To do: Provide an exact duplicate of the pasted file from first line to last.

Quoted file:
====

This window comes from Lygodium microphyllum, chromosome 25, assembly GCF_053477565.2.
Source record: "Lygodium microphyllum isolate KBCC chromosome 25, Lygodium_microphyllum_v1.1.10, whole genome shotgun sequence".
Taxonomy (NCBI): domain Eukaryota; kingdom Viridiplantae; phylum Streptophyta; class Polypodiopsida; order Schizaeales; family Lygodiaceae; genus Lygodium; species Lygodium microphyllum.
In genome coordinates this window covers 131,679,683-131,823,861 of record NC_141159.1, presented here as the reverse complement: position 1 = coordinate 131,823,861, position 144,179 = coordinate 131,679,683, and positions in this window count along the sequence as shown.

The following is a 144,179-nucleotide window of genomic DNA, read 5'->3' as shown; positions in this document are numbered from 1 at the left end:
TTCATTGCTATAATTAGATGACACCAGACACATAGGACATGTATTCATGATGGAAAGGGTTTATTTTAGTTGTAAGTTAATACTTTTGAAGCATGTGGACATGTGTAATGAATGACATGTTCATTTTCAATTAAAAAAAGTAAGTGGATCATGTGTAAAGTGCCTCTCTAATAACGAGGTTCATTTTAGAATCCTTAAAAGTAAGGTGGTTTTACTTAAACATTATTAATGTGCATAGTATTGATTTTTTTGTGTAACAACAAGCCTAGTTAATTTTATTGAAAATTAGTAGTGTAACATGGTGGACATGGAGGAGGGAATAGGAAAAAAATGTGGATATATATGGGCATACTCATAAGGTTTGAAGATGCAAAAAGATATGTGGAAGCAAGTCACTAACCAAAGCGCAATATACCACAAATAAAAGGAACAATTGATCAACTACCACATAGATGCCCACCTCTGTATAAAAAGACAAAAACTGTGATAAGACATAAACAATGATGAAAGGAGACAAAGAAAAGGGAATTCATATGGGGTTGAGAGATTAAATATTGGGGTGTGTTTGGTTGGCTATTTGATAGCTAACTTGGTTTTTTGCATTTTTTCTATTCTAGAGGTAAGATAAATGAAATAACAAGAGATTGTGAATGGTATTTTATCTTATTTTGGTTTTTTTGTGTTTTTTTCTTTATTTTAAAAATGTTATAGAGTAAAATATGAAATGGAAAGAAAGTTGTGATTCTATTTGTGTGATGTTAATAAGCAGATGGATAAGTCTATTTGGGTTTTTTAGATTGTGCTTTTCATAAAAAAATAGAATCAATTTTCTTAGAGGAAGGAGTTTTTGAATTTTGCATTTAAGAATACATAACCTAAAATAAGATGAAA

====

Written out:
This window comes from Lygodium microphyllum, chromosome 25, assembly GCF_053477565.2.
Source record: "Lygodium microphyllum isolate KBCC chromosome 25, Lygodium_microphyllum_v1.1.10, whole genome shotgun sequence".
Taxonomy (NCBI): domain Eukaryota; kingdom Viridiplantae; phylum Streptophyta; class Polypodiopsida; order Schizaeales; family Lygodiaceae; genus Lygodium; species Lygodium microphyllum.
In genome coordinates this window covers 131,679,683-131,823,861 of record NC_141159.1, presented here as the reverse complement: position 1 = coordinate 131,823,861, position 144,179 = coordinate 131,679,683, and positions in this window count along the sequence as shown.

The following is a 144,179-nucleotide window of genomic DNA, read 5'->3' as shown; positions in this document are numbered from 1 at the left end:
TTCATTGCTATAATTAGATGACACCAGACACATAGGACATGTATTCATGATGGAAAGGGTTTATTTTAGTTGTAAGTTAATACTTTTGAAGCATGTGGACATGTGTAATGAATGACATGTTCATTTTCAATTAAAAAAAGTAAGTGGATCATGTGTAAAGTGCCTCTCTAATAACGAGGTTCATTTTAGAATCCTTAAAAGTAAGGTGGTTTTACTTAAACATTATTAATGTGCATAGTATTGATTTTTTTGTGTAACAACAAGCCTAGTTAATTTTATTGAAAATTAGTAGTGTAACATGGTGGACATGGAGGAGGGAATAGGAAAAAAATGTGGATATATATGGGCATACTCATAAGGTTTGAAGATGCAAAAAGATATGTGGAAGCAAGTCACTAACCAAAGCGCAATATACCACAAATAAAAGGAACAATTGATCAACTACCACATAGATGCCCACCTCTGTATAAAAAGACAAAAACTGTGATAAGACATAAACAATGATGAAAGGAGACAAAGAAAAGGGAATTCATATGGGGTTGAGAGATTAAATATTGGGGTGTGTTTGGTTGGCTATTTGATAGCTAACTTGGTTTTTTGCATTTTTTCTATTCTAGAGGTAAGATAAATGAAATAACAAGAGATTGTGAATGGTATTTTATCTTATTTTGGTTTTTTTGTGTTTTTTTCTTTATTTTAAAAATGTTATAGAGTAAAATATGAAATGGAAAGAAAGTTGTGATTCTATTTGTGTGATGTTAATAAGCAGATGGATAAGTCTATTTGGGTTTTTTAGATTGTGCTTTTCATAAAAAAATAGAATCAATTTTCTTAGAGGAAGGAGTTTTTGAATTTTGCATTTAAGAATACATAACCTAAAATAAGATGAAA